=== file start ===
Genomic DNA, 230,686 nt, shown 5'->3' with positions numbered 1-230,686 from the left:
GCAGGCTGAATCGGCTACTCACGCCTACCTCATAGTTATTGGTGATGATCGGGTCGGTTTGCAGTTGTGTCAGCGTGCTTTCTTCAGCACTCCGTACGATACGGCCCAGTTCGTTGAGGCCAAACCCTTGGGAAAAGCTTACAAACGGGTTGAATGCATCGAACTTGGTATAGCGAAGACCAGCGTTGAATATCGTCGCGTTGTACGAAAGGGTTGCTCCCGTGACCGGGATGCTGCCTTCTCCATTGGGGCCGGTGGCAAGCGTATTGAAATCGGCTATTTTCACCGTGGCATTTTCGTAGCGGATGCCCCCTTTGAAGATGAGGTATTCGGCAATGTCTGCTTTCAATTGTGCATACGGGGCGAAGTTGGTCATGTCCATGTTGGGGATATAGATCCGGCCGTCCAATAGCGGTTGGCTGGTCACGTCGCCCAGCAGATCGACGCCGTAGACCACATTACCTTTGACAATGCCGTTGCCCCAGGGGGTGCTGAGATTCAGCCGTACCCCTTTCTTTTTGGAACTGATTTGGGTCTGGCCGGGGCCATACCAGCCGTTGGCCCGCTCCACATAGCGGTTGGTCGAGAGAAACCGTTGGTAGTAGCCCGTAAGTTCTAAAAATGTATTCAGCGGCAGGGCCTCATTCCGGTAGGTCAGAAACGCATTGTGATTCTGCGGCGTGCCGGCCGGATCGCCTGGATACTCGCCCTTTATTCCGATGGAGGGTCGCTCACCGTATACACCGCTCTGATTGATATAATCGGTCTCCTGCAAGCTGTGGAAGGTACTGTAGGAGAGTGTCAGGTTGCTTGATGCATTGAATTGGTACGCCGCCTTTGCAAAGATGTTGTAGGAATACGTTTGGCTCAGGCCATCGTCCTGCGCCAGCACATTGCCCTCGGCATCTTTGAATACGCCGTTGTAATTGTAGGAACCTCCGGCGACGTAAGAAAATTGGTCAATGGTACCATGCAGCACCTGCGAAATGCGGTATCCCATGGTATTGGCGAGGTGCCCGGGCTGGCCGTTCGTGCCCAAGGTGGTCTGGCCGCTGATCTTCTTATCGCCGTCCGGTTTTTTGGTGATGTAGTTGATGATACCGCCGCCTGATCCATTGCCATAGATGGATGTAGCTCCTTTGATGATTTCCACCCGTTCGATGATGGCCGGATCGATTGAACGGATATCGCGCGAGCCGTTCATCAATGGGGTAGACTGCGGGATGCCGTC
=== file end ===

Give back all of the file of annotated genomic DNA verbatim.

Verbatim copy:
Genomic DNA, 230,686 nt, shown 5'->3' with positions numbered 1-230,686 from the left:
GCAGGCTGAATCGGCTACTCACGCCTACCTCATAGTTATTGGTGATGATCGGGTCGGTTTGCAGTTGTGTCAGCGTGCTTTCTTCAGCACTCCGTACGATACGGCCCAGTTCGTTGAGGCCAAACCCTTGGGAAAAGCTTACAAACGGGTTGAATGCATCGAACTTGGTATAGCGAAGACCAGCGTTGAATATCGTCGCGTTGTACGAAAGGGTTGCTCCCGTGACCGGGATGCTGCCTTCTCCATTGGGGCCGGTGGCAAGCGTATTGAAATCGGCTATTTTCACCGTGGCATTTTCGTAGCGGATGCCCCCTTTGAAGATGAGGTATTCGGCAATGTCTGCTTTCAATTGTGCATACGGGGCGAAGTTGGTCATGTCCATGTTGGGGATATAGATCCGGCCGTCCAATAGCGGTTGGCTGGTCACGTCGCCCAGCAGATCGACGCCGTAGACCACATTACCTTTGACAATGCCGTTGCCCCAGGGGGTGCTGAGATTCAGCCGTACCCCTTTCTTTTTGGAACTGATTTGGGTCTGGCCGGGGCCATACCAGCCGTTGGCCCGCTCCACATAGCGGTTGGTCGAGAGAAACCGTTGGTAGTAGCCCGTAAGTTCTAAAAATGTATTCAGCGGCAGGGCCTCATTCCGGTAGGTCAGAAACGCATTGTGATTCTGCGGCGTGCCGGCCGGATCGCCTGGATACTCGCCCTTTATTCCGATGGAGGGTCGCTCACCGTATACACCGCTCTGATTGATATAATCGGTCTCCTGCAAGCTGTGGAAGGTACTGTAGGAGAGTGTCAGGTTGCTTGATGCATTGAATTGGTACGCCGCCTTTGCAAAGATGTTGTAGGAATACGTTTGGCTCAGGCCATCGTCCTGCGCCAGCACATTGCCCTCGGCATCTTTGAATACGCCGTTGTAATTGTAGGAACCTCCGGCGACGTAAGAAAATTGGTCAATGGTACCATGCAGCACCTGCGAAATGCGGTATCCCATGGTATTGGCGAGGTGCCCGGGCTGGCCGTTCGTGCCCAAGGTGGTCTGGCCGCTGATCTTCTTATCGCCGTCCGGTTTTTTGGTGATGTAGTTGATGATACCGCCGCCTGATCCATTGCCATAGATGGATGTAGCTCCTTTGATGATTTCCACCCGTTCGATGATGGCCGGATCGATTGAACGGATATCGCGCGAGCCGTTCATCAATGGGGTAGACTGCGGGATGCCGTC